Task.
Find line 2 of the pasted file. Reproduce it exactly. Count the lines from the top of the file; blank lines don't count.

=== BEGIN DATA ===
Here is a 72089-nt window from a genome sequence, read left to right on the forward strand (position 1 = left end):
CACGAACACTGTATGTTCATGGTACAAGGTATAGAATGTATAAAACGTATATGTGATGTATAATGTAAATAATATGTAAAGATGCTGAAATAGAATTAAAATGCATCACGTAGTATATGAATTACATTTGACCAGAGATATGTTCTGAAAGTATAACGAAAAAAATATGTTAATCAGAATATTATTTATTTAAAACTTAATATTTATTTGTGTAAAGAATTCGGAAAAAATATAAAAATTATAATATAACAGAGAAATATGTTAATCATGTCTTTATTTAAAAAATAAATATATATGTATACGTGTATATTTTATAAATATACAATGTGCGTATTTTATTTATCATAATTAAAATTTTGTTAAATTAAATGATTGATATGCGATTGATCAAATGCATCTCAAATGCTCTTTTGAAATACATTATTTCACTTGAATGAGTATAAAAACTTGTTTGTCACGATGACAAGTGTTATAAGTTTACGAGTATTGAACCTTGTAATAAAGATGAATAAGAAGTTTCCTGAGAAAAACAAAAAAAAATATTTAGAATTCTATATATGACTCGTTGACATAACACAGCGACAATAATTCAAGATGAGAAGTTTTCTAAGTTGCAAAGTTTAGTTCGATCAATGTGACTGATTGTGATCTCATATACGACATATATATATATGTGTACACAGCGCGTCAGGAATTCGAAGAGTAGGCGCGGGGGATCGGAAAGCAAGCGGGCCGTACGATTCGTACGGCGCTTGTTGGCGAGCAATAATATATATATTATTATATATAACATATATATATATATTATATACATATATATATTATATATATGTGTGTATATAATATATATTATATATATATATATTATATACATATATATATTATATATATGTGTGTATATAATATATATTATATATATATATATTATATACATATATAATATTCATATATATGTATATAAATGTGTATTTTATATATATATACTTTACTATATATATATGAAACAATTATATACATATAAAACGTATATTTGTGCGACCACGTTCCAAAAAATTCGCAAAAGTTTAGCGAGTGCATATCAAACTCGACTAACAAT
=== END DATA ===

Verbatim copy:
CACGAACACTGTATGTTCATGGTACAAGGTATAGAATGTATAAAACGTATATGTGATGTATAATGTAAATAATATGTAAAGATGCTGAAATAGAATTAAAATGCATCACGTAGTATATGAATTACATTTGACCAGAGATATGTTCTGAAAGTATAACGAAAAAAATATGTTAATCAGAATATTATTTATTTAAAACTTAATATTTATTTGTGTAAAGAATTCGGAAAAAATATAAAAATTATAATATAACAGAGAAATATGTTAATCATGTCTTTATTTAAAAAATAAATATATATGTATACGTGTATATTTTATAAATATACAATGTGCGTATTTTATTTATCATAATTAAAATTTTGTTAAATTAAATGATTGATATGCGATTGATCAAATGCATCTCAAATGCTCTTTTGAAATACATTATTTCACTTGAATGAGTATAAAAACTTGTTTGTCACGATGACAAGTGTTATAAGTTTACGAGTATTGAACCTTGTAATAAAGATGAATAAGAAGTTTCCTGAGAAAAACAAAAAAAAATATTTAGAATTCTATATATGACTCGTTGACATAACACAGCGACAATAATTCAAGATGAGAAGTTTTCTAAGTTGCAAAGTTTAGTTCGATCAATGTGACTGATTGTGATCTCATATACGACATATATATATATGTGTACACAGCGCGTCAGGAATTCGAAGAGTAGGCGCGGGGGATCGGAAAGCAAGCGGGCCGTACGATTCGTACGGCGCTTGTTGGCGAGCAATAATATATATATTATTATATATAACATATATATATATATTATATACATATATATATTATATATATGTGTGTATATAATATATATTATATATATATATATTATATACATATATATATTATATATATGTGTGTATATAATATATATTATATATATATATATTATATACATATATAATATTCATATATATGTATATAAATGTGTATTTTATATATATATACTTTACTATATATATATGAAACAATTATATACATATAAAACGTATATTTGTGCGACCACGTTCCAAAAAATTCGCAAAAGTTTAGCGAGTGCATATCAAACTCGACTAACAAT